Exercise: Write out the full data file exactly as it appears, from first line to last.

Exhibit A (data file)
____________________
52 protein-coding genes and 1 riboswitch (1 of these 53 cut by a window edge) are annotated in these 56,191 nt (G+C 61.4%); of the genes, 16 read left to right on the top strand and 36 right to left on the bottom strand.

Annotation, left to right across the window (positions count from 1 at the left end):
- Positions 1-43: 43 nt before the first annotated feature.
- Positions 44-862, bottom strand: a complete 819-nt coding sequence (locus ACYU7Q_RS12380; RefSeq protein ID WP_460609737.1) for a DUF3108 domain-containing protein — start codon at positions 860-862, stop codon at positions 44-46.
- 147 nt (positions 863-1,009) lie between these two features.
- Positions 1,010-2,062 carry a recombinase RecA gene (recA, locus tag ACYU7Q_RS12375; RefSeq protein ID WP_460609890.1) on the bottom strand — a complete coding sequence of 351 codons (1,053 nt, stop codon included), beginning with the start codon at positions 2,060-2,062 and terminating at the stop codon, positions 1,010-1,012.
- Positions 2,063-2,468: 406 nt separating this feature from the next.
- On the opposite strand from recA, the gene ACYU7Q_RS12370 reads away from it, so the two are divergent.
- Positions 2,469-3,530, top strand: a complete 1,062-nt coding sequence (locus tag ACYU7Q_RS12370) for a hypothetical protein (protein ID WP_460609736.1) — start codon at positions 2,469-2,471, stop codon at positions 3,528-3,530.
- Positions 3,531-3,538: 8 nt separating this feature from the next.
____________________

52 protein-coding genes and 1 riboswitch (1 of these 53 cut by a window edge) are annotated in these 56,191 nt (G+C 61.4%); of the genes, 16 read left to right on the top strand and 36 right to left on the bottom strand.

Annotation, left to right across the window (positions count from 1 at the left end):
- Positions 1-43: 43 nt before the first annotated feature.
- Positions 44-862, bottom strand: a complete 819-nt coding sequence (locus ACYU7Q_RS12380; RefSeq protein ID WP_460609737.1) for a DUF3108 domain-containing protein — start codon at positions 860-862, stop codon at positions 44-46.
- 147 nt (positions 863-1,009) lie between these two features.
- Positions 1,010-2,062 carry a recombinase RecA gene (recA, locus tag ACYU7Q_RS12375; RefSeq protein ID WP_460609890.1) on the bottom strand — a complete coding sequence of 351 codons (1,053 nt, stop codon included), beginning with the start codon at positions 2,060-2,062 and terminating at the stop codon, positions 1,010-1,012.
- Positions 2,063-2,468: 406 nt separating this feature from the next.
- On the opposite strand from recA, the gene ACYU7Q_RS12370 reads away from it, so the two are divergent.
- Positions 2,469-3,530, top strand: a complete 1,062-nt coding sequence (locus tag ACYU7Q_RS12370) for a hypothetical protein (protein ID WP_460609736.1) — start codon at positions 2,469-2,471, stop codon at positions 3,528-3,530.
- Positions 3,531-3,538: 8 nt separating this feature from the next.